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WHO: The color wheel. Paintings by the Dutch artist, Piet Mondrian and subsequently “Mondrian dresses” designed by Yves Saint Laurent in the 1960s.
WHAT: Color blocking, or the exploration of taking colors that are opposites on the color wheel and pairing them together to make interesting and complementary color combinations. While this trend has been in fashion, beauty and home décor, it has also made its way into a range of sun and optical styles.
WEAR: (Top to Bottom) From New Orleans-based independent eyewear company, Krewe, the STL II frame style plays with acetates to create a fun color-blocked finish. Featuring a blue tortoise-like acetate on the upper frame front and a yellow crystal on the bottom of the frame this style also takes the color blocking to the temples and is topped off with a gold metal brow bar. Mykita’s Studio4.3 sunglasses feature a color-blocked stainless steel with a navy blue top and bright yellow bottom segmented by gray. This retro-looking round also features acetate temples tips and gray solid lenses. Morgenthal Frederics takes a slightly different approach to the color-blocking trend with its Uma optical frame by blocking off the front and temples into complementary color combinations—creating a fun eyeglass look just in time for spring. Cutler and Gross frame style 1277 takes us back to the 60s exuding a very Mod vibe with its black and white color pairing treatment. This round sunglass creates a bold statement featuring a unique white milled acetate hood atop the black front and single piece metal structure.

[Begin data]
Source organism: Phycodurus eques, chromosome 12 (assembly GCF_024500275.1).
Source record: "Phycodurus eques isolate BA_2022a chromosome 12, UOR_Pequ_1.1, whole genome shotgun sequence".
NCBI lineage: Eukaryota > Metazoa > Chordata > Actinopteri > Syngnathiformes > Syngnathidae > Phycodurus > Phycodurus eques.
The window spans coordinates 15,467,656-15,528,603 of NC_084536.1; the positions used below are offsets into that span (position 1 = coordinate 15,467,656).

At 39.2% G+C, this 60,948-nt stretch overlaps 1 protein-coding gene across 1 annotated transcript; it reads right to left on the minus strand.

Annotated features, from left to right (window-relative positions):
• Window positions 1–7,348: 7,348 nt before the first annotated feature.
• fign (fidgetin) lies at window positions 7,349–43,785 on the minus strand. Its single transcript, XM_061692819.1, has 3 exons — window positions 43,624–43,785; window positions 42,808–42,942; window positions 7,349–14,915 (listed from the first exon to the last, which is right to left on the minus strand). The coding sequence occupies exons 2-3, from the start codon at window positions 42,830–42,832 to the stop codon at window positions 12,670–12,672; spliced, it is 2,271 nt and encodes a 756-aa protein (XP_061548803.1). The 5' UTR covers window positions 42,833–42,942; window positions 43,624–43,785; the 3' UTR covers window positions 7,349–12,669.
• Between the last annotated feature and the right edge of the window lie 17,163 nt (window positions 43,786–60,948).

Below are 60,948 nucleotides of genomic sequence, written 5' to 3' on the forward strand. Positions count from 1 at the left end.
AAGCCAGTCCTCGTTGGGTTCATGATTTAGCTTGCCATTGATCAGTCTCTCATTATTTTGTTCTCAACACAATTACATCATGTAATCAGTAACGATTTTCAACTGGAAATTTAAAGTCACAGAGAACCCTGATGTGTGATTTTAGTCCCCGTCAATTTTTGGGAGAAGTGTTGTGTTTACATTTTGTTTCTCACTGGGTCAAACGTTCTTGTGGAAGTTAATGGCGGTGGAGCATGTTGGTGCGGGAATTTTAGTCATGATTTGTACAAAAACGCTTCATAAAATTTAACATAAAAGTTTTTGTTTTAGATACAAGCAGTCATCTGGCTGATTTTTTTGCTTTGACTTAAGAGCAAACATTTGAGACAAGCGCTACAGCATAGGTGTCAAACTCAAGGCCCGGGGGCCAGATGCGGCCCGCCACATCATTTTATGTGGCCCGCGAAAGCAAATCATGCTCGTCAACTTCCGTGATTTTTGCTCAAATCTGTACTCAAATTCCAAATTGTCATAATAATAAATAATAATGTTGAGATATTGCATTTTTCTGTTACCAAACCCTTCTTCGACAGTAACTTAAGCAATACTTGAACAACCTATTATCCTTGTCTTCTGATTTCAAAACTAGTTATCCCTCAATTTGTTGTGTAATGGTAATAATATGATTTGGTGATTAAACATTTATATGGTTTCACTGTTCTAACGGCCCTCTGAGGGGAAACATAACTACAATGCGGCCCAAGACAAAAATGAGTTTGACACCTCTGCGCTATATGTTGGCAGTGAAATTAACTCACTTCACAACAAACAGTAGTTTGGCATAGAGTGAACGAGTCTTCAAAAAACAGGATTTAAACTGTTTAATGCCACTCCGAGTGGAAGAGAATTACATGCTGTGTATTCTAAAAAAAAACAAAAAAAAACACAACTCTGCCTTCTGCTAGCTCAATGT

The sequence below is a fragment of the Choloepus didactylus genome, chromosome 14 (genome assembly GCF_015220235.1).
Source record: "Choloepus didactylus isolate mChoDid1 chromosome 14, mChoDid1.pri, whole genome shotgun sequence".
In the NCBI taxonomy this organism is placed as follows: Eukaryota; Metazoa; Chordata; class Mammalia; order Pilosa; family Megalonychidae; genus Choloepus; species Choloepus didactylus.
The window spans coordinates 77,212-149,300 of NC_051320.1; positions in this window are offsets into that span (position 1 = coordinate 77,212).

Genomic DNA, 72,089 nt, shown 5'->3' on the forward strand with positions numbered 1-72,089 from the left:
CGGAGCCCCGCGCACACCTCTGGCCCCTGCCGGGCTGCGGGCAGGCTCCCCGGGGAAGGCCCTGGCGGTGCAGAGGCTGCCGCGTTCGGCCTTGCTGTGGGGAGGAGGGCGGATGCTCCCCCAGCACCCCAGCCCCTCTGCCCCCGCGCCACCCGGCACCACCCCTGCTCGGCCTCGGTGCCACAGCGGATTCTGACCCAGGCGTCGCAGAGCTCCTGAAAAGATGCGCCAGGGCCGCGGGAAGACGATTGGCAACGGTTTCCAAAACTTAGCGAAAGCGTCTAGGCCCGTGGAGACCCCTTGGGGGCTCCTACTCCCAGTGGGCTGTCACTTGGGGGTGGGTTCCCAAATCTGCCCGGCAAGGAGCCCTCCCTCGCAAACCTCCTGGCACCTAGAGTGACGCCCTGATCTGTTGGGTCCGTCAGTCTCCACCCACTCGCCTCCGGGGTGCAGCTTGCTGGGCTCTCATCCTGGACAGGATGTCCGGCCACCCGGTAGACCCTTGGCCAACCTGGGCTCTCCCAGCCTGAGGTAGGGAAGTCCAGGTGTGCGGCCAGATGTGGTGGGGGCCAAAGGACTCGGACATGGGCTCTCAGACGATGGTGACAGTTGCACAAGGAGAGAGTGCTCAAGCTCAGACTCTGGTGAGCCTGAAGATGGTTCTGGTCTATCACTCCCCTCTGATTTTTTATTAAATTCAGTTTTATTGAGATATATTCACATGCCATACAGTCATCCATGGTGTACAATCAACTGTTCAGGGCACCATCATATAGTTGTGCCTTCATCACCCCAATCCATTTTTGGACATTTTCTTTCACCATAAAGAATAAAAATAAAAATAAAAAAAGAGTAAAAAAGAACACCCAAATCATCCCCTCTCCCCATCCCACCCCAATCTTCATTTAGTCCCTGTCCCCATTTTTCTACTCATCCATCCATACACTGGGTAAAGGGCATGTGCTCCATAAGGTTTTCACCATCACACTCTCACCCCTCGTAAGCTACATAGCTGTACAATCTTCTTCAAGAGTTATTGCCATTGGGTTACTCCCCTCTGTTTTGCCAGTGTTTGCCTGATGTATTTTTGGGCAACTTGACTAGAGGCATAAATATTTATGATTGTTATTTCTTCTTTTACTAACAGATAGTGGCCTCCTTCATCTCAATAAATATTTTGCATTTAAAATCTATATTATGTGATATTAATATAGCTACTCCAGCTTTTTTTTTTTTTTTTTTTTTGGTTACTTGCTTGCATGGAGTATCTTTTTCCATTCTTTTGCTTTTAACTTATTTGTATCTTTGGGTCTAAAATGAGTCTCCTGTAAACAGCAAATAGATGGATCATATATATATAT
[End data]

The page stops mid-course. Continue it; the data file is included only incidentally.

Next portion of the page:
WHY: The spring season calls for a style revival—a chance to try something a little different. As The Devil Wears Prada character, Miranda Priestly famously said, “Florals—for spring? How groundbreaking.” Time to explore the creative side of your eyewear choices, and color blocking is the perfect way to add a splash to your look